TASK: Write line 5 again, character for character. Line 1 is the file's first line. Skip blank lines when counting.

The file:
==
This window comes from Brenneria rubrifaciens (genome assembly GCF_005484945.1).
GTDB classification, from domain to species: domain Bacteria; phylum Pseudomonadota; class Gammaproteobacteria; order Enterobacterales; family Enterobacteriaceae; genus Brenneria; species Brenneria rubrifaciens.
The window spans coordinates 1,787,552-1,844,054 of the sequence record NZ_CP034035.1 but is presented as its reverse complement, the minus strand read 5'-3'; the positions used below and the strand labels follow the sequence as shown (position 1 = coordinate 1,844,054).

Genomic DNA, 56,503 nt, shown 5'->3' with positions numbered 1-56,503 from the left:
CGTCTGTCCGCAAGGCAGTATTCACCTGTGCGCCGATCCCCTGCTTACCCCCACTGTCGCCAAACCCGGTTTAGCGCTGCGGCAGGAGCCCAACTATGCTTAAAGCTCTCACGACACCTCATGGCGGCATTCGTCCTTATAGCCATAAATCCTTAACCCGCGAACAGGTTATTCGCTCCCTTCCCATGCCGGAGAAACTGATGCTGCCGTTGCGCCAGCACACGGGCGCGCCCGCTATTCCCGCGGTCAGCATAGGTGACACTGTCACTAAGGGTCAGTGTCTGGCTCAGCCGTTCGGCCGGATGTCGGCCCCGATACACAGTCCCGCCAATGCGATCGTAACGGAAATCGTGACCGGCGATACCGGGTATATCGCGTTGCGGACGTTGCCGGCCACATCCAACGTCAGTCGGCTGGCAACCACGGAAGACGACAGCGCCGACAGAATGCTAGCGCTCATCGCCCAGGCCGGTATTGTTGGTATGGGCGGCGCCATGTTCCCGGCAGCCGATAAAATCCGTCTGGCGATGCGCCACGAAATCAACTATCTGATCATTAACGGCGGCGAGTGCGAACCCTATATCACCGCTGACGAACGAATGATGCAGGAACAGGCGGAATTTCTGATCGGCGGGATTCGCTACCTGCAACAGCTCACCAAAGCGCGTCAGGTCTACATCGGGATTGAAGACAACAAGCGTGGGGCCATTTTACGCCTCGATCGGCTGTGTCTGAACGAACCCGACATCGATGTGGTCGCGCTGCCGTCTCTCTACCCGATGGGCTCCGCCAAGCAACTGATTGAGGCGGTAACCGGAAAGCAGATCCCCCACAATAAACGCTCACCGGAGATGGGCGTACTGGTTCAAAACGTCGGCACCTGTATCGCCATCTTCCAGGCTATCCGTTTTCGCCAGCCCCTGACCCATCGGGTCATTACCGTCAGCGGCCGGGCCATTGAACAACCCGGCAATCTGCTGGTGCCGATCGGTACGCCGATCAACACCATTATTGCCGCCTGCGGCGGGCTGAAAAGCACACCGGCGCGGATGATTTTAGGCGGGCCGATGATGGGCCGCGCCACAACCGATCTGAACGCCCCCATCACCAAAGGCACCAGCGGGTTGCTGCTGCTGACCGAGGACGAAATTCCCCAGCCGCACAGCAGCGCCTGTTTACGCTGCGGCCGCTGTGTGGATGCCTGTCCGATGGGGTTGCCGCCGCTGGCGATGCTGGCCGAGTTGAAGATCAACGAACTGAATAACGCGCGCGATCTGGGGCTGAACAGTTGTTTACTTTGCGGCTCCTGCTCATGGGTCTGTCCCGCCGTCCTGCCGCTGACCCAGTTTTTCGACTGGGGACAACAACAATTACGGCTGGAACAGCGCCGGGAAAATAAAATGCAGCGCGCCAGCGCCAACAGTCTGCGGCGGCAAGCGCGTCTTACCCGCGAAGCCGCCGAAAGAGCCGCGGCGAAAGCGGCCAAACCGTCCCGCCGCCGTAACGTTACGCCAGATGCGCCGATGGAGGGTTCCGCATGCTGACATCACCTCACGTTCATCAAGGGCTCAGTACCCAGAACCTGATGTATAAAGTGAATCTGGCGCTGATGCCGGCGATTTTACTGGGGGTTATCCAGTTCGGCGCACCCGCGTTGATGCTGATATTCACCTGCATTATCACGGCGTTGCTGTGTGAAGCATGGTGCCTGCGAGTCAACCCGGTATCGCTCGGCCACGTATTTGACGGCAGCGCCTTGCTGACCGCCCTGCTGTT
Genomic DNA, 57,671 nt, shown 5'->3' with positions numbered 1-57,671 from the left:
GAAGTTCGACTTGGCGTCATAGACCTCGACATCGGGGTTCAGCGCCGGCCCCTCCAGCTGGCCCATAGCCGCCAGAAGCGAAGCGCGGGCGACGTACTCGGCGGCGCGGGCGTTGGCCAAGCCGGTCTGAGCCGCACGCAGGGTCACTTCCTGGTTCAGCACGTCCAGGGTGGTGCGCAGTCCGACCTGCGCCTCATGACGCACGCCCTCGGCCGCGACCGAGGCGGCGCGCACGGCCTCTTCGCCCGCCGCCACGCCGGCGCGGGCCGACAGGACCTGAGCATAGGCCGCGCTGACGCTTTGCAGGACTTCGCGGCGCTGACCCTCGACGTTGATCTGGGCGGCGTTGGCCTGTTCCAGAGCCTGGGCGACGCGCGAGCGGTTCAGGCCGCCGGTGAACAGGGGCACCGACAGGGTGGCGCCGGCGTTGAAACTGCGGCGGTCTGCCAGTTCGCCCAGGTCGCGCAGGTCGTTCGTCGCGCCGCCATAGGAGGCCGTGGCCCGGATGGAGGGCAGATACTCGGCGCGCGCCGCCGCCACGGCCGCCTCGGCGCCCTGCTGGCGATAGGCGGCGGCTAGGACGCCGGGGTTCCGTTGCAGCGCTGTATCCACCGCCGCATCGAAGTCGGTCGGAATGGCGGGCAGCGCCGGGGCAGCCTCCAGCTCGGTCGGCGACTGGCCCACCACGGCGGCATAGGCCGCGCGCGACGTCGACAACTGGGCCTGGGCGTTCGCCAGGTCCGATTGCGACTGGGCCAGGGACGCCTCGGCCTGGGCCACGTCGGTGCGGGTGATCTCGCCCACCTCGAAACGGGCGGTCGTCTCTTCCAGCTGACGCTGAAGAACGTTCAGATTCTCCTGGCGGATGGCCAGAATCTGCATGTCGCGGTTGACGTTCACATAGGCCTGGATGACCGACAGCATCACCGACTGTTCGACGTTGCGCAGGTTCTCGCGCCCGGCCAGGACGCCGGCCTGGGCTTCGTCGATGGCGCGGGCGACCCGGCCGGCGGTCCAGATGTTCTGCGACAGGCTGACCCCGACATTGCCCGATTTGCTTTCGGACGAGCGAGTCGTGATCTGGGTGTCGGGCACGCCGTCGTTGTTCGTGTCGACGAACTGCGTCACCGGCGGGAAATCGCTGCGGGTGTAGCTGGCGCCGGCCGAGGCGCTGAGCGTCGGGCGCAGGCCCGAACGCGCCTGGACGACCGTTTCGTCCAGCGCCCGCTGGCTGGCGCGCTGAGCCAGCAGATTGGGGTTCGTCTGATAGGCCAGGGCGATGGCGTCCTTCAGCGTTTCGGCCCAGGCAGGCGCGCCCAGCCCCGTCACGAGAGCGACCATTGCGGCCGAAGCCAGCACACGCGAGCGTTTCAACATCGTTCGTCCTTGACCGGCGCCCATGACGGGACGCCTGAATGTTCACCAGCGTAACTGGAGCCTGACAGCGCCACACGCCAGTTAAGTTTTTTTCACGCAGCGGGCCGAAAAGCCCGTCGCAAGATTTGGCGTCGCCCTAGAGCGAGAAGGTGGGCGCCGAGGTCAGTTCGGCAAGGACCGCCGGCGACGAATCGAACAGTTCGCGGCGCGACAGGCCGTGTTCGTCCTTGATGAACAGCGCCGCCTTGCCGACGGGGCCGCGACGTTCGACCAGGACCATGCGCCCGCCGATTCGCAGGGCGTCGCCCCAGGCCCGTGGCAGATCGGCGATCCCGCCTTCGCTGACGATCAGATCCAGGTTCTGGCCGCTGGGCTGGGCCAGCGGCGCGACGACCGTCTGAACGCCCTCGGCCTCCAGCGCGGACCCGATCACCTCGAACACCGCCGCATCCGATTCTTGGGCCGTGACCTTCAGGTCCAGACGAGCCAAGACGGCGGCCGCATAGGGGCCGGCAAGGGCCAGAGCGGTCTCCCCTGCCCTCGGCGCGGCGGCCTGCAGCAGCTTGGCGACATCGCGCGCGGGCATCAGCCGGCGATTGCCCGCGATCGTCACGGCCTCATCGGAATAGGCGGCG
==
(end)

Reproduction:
CGTCTGTCCGCAAGGCAGTATTCACCTGTGCGCCGATCCCCTGCTTACCCCCACTGTCGCCAAACCCGGTTTAGCGCTGCGGCAGGAGCCCAACTATGCTTAAAGCTCTCACGACACCTCATGGCGGCATTCGTCCTTATAGCCATAAATCCTTAACCCGCGAACAGGTTATTCGCTCCCTTCCCATGCCGGAGAAACTGATGCTGCCGTTGCGCCAGCACACGGGCGCGCCCGCTATTCCCGCGGTCAGCATAGGTGACACTGTCACTAAGGGTCAGTGTCTGGCTCAGCCGTTCGGCCGGATGTCGGCCCCGATACACAGTCCCGCCAATGCGATCGTAACGGAAATCGTGACCGGCGATACCGGGTATATCGCGTTGCGGACGTTGCCGGCCACATCCAACGTCAGTCGGCTGGCAACCACGGAAGACGACAGCGCCGACAGAATGCTAGCGCTCATCGCCCAGGCCGGTATTGTTGGTATGGGCGGCGCCATGTTCCCGGCAGCCGATAAAATCCGTCTGGCGATGCGCCACGAAATCAACTATCTGATCATTAACGGCGGCGAGTGCGAACCCTATATCACCGCTGACGAACGAATGATGCAGGAACAGGCGGAATTTCTGATCGGCGGGATTCGCTACCTGCAACAGCTCACCAAAGCGCGTCAGGTCTACATCGGGATTGAAGACAACAAGCGTGGGGCCATTTTACGCCTCGATCGGCTGTGTCTGAACGAACCCGACATCGATGTGGTCGCGCTGCCGTCTCTCTACCCGATGGGCTCCGCCAAGCAACTGATTGAGGCGGTAACCGGAAAGCAGATCCCCCACAATAAACGCTCACCGGAGATGGGCGTACTGGTTCAAAACGTCGGCACCTGTATCGCCATCTTCCAGGCTATCCGTTTTCGCCAGCCCCTGACCCATCGGGTCATTACCGTCAGCGGCCGGGCCATTGAACAACCCGGCAATCTGCTGGTGCCGATCGGTACGCCGATCAACACCATTATTGCCGCCTGCGGCGGGCTGAAAAGCACACCGGCGCGGATGATTTTAGGCGGGCCGATGATGGGCCGCGCCACAACCGATCTGAACGCCCCCATCACCAAAGGCACCAGCGGGTTGCTGCTGCTGACCGAGGACGAAATTCCCCAGCCGCACAGCAGCGCCTGTTTACGCTGCGGCCGCTGTGTGGATGCCTGTCCGATGGGGTTGCCGCCGCTGGCGATGCTGGCCGAGTTGAAGATCAACGAACTGAATAACGCGCGCGATCTGGGGCTGAACAGTTGTTTACTTTGCGGCTCCTGCTCATGGGTCTGTCCCGCCGTCCTGCCGCTGACCCAGTTTTTCGACTGGGGACAACAACAATTACGGCTGGAACAGCGCCGGGAAAATAAAATGCAGCGCGCCAGCGCCAACAGTCTGCGGCGGCAAGCGCGTCTTACCCGCGAAGCCGCCGAAAGAGCCGCGGCGAAAGCGGCCAAACCGTCCCGCCGCCGTAACGTTACGCCAGATGCGCCGATGGAGGGTTCCGCATGCTGACATCACCTCACGTTCATCAAGGGCTCAGTACCCAGAACCTGATGTATAAAGTGAATCTGGCGCTGATGCCGGCGATTTTACTGGGGGTTATCCAGTTCGGCGCACCCGCGTTGATGCTGATATTCACCTGCATTATCACGGCGTTGCTGTGTGAAGCATGGTGCCTGCGAGTCAACCCGGTATCGCTCGGCCACGTATTTGACGGCAGCGCCTTGCTGACCGCCCTGCTGTT